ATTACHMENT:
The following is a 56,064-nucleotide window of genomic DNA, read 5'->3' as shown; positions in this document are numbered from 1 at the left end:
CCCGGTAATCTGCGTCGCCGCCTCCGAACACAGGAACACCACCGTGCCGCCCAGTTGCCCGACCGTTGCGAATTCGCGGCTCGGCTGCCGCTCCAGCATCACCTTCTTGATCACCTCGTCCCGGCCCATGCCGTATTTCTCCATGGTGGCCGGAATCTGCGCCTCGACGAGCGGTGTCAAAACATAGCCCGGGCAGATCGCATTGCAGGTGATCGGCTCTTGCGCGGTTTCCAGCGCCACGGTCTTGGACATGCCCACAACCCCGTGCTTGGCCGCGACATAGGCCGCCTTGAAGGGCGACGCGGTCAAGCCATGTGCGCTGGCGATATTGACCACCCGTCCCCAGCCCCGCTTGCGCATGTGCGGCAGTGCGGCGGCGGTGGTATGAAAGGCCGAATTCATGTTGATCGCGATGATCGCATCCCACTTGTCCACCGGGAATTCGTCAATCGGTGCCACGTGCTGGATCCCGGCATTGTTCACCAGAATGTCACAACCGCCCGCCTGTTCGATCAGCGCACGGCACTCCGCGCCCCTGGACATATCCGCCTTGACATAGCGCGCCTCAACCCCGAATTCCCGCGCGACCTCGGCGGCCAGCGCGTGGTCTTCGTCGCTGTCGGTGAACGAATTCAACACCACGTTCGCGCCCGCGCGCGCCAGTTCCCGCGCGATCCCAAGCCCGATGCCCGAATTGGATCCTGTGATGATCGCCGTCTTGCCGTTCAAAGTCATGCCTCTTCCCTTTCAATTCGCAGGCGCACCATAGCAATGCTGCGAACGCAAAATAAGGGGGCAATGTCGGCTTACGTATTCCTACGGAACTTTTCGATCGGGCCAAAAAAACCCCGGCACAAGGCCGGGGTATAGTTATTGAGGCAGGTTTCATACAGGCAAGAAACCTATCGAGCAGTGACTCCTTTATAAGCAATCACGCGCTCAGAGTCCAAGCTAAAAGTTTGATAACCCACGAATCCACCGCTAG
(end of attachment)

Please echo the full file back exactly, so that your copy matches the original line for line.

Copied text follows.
The following is a 56,064-nucleotide window of genomic DNA, read 5'->3' as shown; positions in this document are numbered from 1 at the left end:
CCCGGTAATCTGCGTCGCCGCCTCCGAACACAGGAACACCACCGTGCCGCCCAGTTGCCCGACCGTTGCGAATTCGCGGCTCGGCTGCCGCTCCAGCATCACCTTCTTGATCACCTCGTCCCGGCCCATGCCGTATTTCTCCATGGTGGCCGGAATCTGCGCCTCGACGAGCGGTGTCAAAACATAGCCCGGGCAGATCGCATTGCAGGTGATCGGCTCTTGCGCGGTTTCCAGCGCCACGGTCTTGGACATGCCCACAACCCCGTGCTTGGCCGCGACATAGGCCGCCTTGAAGGGCGACGCGGTCAAGCCATGTGCGCTGGCGATATTGACCACCCGTCCCCAGCCCCGCTTGCGCATGTGCGGCAGTGCGGCGGCGGTGGTATGAAAGGCCGAATTCATGTTGATCGCGATGATCGCATCCCACTTGTCCACCGGGAATTCGTCAATCGGTGCCACGTGCTGGATCCCGGCATTGTTCACCAGAATGTCACAACCGCCCGCCTGTTCGATCAGCGCACGGCACTCCGCGCCCCTGGACATATCCGCCTTGACATAGCGCGCCTCAACCCCGAATTCCCGCGCGACCTCGGCGGCCAGCGCGTGGTCTTCGTCGCTGTCGGTGAACGAATTCAACACCACGTTCGCGCCCGCGCGCGCCAGTTCCCGCGCGATCCCAAGCCCGATGCCCGAATTGGATCCTGTGATGATCGCCGTCTTGCCGTTCAAAGTCATGCCTCTTCCCTTTCAATTCGCAGGCGCACCATAGCAATGCTGCGAACGCAAAATAAGGGGGCAATGTCGGCTTACGTATTCCTACGGAACTTTTCGATCGGGCCAAAAAAACCCCGGCACAAGGCCGGGGTATAGTTATTGAGGCAGGTTTCATACAGGCAAGAAACCTATCGAGCAGTGACTCCTTTATAAGCAATCACGCGCTCAGAGTCCAAGCTAAAAGTTTGATAACCCACGAATCCACCGCTAG